It looks like this is good one from the Pacific side of the equation:

The Rising Sun : The Decline and Fall of the Japanese Empire, 1936-1945 (http://www.amazon.com/gp/product/0812968581/ref=reg_hu-wl_mrai-recs/102-6847583-4763313?%5Fencoding=UTF8&v=glance&n=283155)

Crash Davis
06-10-2006, 03:32 PM
I took a class in Europe between the wars, and the main political text we used was "Europe Between the Wars: A Political History" by Martin Kitchen.

Pretty much strictly political history, and pretty much strictly about Europe. I'm trying to think about what else we read.

This looks pretty comprehensive. The no frills, textbook angle...including the textbook price. This appears to be the best bet to cover all of the participants in Europe rather than solely Germany. I'll look to use this as a complement to Rise & Fall. Thanks.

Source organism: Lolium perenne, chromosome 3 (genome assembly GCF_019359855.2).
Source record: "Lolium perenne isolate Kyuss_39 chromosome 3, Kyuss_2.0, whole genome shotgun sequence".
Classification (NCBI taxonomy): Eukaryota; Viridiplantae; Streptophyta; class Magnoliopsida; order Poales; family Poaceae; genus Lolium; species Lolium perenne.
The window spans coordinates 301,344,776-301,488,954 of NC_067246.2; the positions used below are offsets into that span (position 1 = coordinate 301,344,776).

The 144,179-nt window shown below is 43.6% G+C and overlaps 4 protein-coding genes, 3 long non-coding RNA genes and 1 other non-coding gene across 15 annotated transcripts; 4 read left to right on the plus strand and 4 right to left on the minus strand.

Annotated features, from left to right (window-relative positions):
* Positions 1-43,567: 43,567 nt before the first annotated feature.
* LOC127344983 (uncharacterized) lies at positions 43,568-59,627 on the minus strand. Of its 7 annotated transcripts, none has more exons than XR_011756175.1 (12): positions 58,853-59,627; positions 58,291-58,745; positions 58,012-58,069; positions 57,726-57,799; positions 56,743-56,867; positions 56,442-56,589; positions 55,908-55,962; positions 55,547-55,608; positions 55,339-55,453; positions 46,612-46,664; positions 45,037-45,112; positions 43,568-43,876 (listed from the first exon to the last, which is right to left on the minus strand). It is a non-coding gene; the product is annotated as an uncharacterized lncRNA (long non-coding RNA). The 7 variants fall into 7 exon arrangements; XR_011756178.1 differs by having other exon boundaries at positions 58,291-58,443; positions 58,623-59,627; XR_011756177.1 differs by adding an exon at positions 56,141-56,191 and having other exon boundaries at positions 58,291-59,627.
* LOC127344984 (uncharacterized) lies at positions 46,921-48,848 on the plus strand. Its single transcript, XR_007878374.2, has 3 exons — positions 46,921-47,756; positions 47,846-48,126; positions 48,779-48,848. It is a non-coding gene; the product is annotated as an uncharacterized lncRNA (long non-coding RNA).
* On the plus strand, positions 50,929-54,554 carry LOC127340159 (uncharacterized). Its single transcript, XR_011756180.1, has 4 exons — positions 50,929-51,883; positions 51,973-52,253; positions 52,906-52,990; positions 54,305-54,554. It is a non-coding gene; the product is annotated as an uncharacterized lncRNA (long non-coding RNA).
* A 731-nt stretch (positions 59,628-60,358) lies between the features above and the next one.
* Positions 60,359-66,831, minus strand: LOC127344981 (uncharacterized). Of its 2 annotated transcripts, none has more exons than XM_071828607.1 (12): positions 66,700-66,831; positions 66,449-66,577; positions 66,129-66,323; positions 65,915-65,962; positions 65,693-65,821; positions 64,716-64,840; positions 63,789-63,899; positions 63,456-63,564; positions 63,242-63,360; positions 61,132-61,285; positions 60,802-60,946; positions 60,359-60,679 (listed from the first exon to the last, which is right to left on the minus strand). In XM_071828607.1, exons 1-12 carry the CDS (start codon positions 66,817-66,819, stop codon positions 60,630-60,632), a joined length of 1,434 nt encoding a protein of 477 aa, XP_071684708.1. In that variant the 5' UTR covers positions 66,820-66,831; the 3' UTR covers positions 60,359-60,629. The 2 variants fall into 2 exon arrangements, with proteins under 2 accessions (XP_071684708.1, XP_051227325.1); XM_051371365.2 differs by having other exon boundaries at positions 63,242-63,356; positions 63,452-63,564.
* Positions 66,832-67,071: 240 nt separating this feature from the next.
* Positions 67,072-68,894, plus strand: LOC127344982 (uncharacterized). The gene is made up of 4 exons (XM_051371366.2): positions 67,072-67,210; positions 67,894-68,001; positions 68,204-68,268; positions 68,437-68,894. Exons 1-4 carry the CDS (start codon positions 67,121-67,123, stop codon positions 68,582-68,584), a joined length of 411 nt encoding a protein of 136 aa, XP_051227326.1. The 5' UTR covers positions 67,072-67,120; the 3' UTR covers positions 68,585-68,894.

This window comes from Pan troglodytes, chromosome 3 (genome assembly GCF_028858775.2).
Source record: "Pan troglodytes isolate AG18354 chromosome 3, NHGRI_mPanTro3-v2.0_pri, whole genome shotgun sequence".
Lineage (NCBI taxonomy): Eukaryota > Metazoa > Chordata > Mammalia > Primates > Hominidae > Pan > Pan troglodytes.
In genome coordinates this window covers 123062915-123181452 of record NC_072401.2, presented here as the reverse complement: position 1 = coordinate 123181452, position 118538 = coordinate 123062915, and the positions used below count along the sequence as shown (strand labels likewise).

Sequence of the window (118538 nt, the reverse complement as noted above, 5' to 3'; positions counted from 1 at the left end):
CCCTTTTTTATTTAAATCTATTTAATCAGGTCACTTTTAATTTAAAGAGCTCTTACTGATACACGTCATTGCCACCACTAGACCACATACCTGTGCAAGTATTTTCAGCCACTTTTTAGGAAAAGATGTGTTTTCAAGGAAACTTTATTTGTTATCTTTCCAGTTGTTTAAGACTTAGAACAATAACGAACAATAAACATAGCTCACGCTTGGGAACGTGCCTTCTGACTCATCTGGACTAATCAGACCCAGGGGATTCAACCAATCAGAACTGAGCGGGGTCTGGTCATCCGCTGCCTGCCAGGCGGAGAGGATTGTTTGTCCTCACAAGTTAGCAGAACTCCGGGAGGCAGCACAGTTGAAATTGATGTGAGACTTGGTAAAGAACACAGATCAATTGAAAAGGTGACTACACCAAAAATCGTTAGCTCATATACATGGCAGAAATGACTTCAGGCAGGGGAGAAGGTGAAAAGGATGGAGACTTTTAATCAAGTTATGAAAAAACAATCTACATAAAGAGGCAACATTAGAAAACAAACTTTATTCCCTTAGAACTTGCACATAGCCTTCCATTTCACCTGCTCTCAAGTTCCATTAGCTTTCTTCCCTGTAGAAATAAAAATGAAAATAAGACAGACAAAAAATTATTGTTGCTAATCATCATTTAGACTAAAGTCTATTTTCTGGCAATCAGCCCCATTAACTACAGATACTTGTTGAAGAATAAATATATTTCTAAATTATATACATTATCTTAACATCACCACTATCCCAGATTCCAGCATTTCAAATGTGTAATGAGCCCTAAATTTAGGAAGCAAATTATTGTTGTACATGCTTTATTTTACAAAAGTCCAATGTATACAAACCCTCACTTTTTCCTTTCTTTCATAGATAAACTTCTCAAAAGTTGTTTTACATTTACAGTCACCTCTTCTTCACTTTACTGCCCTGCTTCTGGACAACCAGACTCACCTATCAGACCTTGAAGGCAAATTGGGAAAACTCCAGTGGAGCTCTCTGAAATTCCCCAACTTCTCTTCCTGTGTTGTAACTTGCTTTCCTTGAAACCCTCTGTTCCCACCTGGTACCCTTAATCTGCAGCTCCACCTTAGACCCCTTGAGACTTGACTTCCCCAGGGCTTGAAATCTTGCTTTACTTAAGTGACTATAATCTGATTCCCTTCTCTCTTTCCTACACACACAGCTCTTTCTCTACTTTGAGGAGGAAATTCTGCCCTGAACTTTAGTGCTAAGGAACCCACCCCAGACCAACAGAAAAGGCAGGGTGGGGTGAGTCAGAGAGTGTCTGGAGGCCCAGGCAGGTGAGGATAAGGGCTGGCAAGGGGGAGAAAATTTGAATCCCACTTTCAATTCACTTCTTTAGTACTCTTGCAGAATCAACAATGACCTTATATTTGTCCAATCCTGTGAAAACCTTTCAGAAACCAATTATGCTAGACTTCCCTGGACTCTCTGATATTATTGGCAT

westofyou
06-10-2006, 03:42 PM
the main character is tough to identify withDwarve's usually are.


Oprah selection in 1997My wife read it I picked it up.. Oprah reading lifecycle.

Yachtzee
06-10-2006, 07:47 PM
You might also do a search on books about "Weimar" Germany, aka the "Weimar Republic."

SandyD
06-10-2006, 08:29 PM
This looks pretty comprehensive. The no frills, textbook angle...including the textbook price. This appears to be the best bet to cover all of the participants in Europe rather than solely Germany. I'll look to use this as a complement to Rise & Fall. Thanks.

Kitchen is pretty dry, but will give you an overview. Might help you narrow your focus. And again, it's strictly European, if that's what you're interested in.

We also read Homage to Catalonia by George Orwell, and The New Architecture and the Bauhaus by Walter Gropius. Also a biography of Hitler.

My professor started all his classes with novel, and we read Mrs. Dalloway for this class. Kind of a fun way to start a class.

If you're interested in social/cultural American history, consider these:

Terrible Honesty by Ann Douglas. and The Damned and the Beautiful by Paula Fass.

And the literature of the period provides some great stuff to read too.